Option 1 and 2 involves using inner class that will make the code kind of clutter. Option 2 is sort of messy because there will be one listener for every button. If you have small number of button, this is okay. For option 4 I think this will be harder to debug as you will have to go back and fourth the xml and java code. I personally use option 3 when I have to handle multiple button clicks.

share|improve this answer

Question#1 - These are the only way to handle view clicks.

Question#2 -
Option#1/Option#4 - There's not much difference between option#1 and option#4. The only difference I see is in one case activity is implementing the OnClickListener, whereas, in the other case, there'd be an anonymous implementation.

Option#2 - In this method an anonymous class will be generated. This method is a bit cumborsome, as, you'd need to do it multiple times, if you have multiple buttons. For Anonymous classes, you have to be careful for handling memory leaks.

Option#3 - Though, this is a easy way. Usually, Programmers try not to use any method until they write it, and hence this method is not widely used. You'd see mostly people use Option#4. Because it is cleaner in term of code.

share|improve this answer
    
Hi Gaurav, thank you for answer. But can you please clarify what you mean here: For Anonymous classes, you have to be careful for handling memory leaks. How memory leaks come here? – Budda Feb 9 '13 at 1:26
    
You just have to be aware that: if you create an anonymous class inside a method that might get called multiple times during the lifetime of your app not several instances of one class will be created but several classes including instances of them. You can avoid that by using regular inner classes and instantiating the listeners as instance fields. Try to reduce the different listeners classes by making the listener state aware via constructor arguments. A regular inner class gives you the benefit of custom constructors and other methods. – Risadinha Oct 15 '13 at 9:26

I prefer option 4, but it makes intuitive sense to me because I do far too much work in Grails, Groovy, and JavaFX. "Magic" connections between the view and the controller are common in all. It is important to name the method well:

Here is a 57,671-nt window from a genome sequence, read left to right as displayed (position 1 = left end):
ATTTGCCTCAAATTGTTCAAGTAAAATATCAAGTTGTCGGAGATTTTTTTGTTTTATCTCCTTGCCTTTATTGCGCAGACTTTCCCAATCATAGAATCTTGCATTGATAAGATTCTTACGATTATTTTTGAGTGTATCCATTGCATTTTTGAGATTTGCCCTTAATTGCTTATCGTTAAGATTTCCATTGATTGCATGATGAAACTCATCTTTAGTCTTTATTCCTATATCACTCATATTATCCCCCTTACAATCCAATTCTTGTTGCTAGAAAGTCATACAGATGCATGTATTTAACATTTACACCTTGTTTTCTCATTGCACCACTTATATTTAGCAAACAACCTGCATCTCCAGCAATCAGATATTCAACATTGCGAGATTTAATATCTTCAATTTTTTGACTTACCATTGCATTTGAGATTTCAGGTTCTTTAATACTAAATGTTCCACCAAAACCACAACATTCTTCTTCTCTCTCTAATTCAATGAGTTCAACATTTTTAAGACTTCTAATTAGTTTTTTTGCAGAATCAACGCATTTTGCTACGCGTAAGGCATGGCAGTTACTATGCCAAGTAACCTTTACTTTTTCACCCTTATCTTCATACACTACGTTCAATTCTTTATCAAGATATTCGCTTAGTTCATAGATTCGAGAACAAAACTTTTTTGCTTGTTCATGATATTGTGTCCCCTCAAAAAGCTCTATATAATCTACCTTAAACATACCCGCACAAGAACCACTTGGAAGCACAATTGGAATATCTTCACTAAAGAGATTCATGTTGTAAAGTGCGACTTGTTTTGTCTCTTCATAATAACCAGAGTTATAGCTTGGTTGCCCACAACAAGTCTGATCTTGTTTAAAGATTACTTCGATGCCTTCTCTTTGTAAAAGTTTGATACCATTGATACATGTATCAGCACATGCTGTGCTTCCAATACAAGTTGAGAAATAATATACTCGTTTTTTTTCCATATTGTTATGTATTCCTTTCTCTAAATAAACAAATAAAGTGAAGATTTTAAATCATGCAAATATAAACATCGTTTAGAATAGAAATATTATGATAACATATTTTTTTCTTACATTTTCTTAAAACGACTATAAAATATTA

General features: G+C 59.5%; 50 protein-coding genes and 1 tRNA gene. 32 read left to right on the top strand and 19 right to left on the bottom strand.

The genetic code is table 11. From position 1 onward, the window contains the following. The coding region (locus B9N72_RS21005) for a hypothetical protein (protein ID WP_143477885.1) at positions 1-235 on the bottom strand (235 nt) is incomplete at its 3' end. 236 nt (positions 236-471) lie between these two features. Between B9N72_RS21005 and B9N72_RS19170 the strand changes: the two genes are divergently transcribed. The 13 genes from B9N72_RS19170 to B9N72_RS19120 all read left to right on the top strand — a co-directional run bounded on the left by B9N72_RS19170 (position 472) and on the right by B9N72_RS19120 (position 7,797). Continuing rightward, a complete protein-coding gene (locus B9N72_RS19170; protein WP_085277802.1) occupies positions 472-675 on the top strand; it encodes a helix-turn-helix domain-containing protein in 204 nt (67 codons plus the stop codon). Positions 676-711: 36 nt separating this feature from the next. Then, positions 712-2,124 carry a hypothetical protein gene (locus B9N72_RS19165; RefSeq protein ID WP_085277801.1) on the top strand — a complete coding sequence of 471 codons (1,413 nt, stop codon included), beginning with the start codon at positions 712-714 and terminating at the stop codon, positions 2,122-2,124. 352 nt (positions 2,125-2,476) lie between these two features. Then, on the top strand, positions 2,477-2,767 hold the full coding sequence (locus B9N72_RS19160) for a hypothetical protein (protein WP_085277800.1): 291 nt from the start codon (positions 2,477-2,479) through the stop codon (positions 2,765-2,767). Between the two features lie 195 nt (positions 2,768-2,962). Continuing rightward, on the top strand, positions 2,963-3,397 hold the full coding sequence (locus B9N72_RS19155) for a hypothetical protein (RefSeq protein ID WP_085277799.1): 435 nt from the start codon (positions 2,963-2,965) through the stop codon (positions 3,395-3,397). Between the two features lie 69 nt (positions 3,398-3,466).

In the view,add the onClick method to the button or other widget:

    android:clickable="true"
    android:onClick="onButtonClickCancel"

Then in the class, handle the method:

public void onButtonClickCancel(View view) {
    Toast.makeText(this, "Cancel pressed", Toast.LENGTH_LONG).show();
}

Again, name the method clearly, something you should do anyway, and the maintenance becomes second-nature.

One big advantage is that you can write unit tests now for the method. Option 1 can do this, but 2 and 3 are more difficult.

share|improve this answer

Step 1:Creata a XML File

<?xml version="1.0" encoding="utf-8"?>
<LinearLayout
    xmlns:android="http://schemas.android.com/apk/res/android"
    android:layout_width="match_parent"
    android:layout_height="match_parent"
    android:orientation="vertical">

    <Button
        android:id="@+id/btnClickEvent"
        android:layout_width="wrap_content"
        android:layout_height="wrap_content"
        android:text="Click Me" />
</LinearLayout>

Step 2:Create MainActivity

package com.scancode.acutesoft.telephonymanagerapp;

import android.app.Activity;
import android.os.Bundle;
import android.view.View;
import android.widget.Button;

public class MainActivity extends Activity implements View.OnClickListener {

    Button btnClickEvent;
    @Override
    protected void onCreate(Bundle savedInstanceState) {
        super.onCreate(savedInstanceState);
        setContentView(R.layout.activity_main);

        btnClickEvent = (Button) findViewById(R.id.btnClickEvent);
        btnClickEvent.setOnClickListener(MainActivity.this);

    }

    @Override
    public void onClick(View v) {
        //Your Logic
    }
}

HappyCoding

share|improve this answer

Your Answer

 
discard

By posting your answer, you agree to the privacy policy and terms of service.

Not the answer you're looking for? Browse other questions tagged or ask your own question.